Theriogenology | Year: 2015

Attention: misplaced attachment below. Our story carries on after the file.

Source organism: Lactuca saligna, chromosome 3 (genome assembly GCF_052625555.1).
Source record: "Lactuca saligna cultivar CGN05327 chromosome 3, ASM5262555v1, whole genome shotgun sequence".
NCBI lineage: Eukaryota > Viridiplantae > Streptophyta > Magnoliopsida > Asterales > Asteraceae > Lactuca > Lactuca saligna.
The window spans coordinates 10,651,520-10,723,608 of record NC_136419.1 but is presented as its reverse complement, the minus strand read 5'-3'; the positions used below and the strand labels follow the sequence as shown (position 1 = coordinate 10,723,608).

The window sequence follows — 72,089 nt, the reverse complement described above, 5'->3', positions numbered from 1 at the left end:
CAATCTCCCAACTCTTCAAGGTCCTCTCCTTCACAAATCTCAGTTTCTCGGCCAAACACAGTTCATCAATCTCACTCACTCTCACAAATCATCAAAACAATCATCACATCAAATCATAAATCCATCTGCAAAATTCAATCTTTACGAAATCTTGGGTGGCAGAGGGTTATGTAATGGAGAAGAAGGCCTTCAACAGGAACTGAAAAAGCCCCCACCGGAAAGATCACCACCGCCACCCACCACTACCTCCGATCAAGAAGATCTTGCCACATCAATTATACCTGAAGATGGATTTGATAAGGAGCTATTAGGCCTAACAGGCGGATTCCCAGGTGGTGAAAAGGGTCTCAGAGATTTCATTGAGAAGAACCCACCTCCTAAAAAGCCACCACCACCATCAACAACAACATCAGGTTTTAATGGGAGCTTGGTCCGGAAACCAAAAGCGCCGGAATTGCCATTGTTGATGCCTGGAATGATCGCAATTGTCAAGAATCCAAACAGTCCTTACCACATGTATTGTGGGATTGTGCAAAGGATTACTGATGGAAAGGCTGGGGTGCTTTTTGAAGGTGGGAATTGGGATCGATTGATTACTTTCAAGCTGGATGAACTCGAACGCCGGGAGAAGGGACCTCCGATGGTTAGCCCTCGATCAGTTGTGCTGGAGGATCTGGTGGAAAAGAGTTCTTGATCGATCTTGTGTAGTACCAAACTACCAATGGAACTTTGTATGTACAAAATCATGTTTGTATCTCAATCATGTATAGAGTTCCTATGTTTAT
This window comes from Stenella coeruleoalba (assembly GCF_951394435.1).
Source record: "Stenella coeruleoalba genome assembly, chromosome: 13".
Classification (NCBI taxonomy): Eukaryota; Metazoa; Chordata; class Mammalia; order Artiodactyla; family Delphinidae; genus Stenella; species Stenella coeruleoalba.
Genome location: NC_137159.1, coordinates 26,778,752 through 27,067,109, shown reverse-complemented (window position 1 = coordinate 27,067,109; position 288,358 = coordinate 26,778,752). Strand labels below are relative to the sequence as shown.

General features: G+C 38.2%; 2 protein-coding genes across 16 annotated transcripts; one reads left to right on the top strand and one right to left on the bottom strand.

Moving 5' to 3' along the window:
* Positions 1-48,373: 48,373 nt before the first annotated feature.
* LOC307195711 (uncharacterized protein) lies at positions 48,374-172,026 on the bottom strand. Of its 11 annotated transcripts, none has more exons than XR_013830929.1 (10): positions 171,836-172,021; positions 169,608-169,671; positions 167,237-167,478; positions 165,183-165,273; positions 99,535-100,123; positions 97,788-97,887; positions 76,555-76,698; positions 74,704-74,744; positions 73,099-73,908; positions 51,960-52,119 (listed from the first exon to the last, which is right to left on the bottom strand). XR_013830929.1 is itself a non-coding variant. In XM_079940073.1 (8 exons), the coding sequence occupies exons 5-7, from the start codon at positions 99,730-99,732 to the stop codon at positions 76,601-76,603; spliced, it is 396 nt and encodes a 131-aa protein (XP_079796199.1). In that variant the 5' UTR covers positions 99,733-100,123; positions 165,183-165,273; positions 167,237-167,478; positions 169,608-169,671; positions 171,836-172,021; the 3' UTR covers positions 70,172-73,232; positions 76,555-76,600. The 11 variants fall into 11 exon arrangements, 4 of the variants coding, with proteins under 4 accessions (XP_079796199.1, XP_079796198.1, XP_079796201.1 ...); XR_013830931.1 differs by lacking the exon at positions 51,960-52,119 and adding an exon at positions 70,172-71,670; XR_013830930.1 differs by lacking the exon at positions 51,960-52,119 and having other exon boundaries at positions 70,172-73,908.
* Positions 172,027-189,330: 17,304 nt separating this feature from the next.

The cryopreservation of dromedary camel (. Camelus dromedarius) sperm has proved challenging with little success reported. The routine application of artificial insemination with frozen semen would assist the flow of valuable genetic material nationally and internationally. The current study sought to examine the effects of cholesterol (cholesterol-loaded cyclodextrin [CLC]) preloading on camel sperm cryosurvival. Ejaculates (n=3 males; 3 ejaculates per male) were collected using an artificial vagina during the breeding season and extended in HEPES-buffered Tyrode's albumin lactate pyruvate (TALP) and allowed to liquefy in the presence of papain (0.1mg/mL) before removal of the seminal plasma by centrifugation. Sperm pellets were resuspended (120 million/mL) in fresh TALP and incubated (15minutes; 37°C) with 0, 1.5, or 4.5mg CLC/mL. Sperm suspensions were then centrifuged and reconstituted in INRA-96 containing 20% (v:v) egg yolk and 2.5% (v:v) methylformamide, loaded in 0.5-mL plastic straws, sealed, and cooled for 20minutes at 4°C. Straws were frozen over liquid nitrogen (4cm above liquid; 15minutes), plunged, and stored. Sperm motility, forward progressive status, and acrosomal integrity were recorded at 0 and 3hours after thawing and compared with these same parameters before freezing. Aliquots also were stained with chlortetracycline hydrochloride to assess spontaneous sperm capacitation status before freezing and post-thaw. Pretreatment with CLC (1.5and 4.5mg/mL) enhanced cryosurvival. Post-thaw sperm motility was highest (P<0.05) in 1.5mg CLC/mL immediately after thawing (44%) and after 3hours incubation at room temperature (34%). Highest post-thaw sperm progressive status was also achieved in the presence of 1.5 CLC. Greater proportions of spermatozoa retained acrosomal membrane integrity when cryopreserved in the presence of CLC, but there was no difference between 1.5 and 4.5 CLC. Although thawed spermatozoa underwent spontaneous capacitation during invitro incubation, cryopreservation and CLC treatment exerted no effect. In summary, dromedary camel sperm benefit from exposure to CLC before cryopreservation; this may facilitate the routine collection and storage of sperm from this species. © 2015 Elsevier Inc.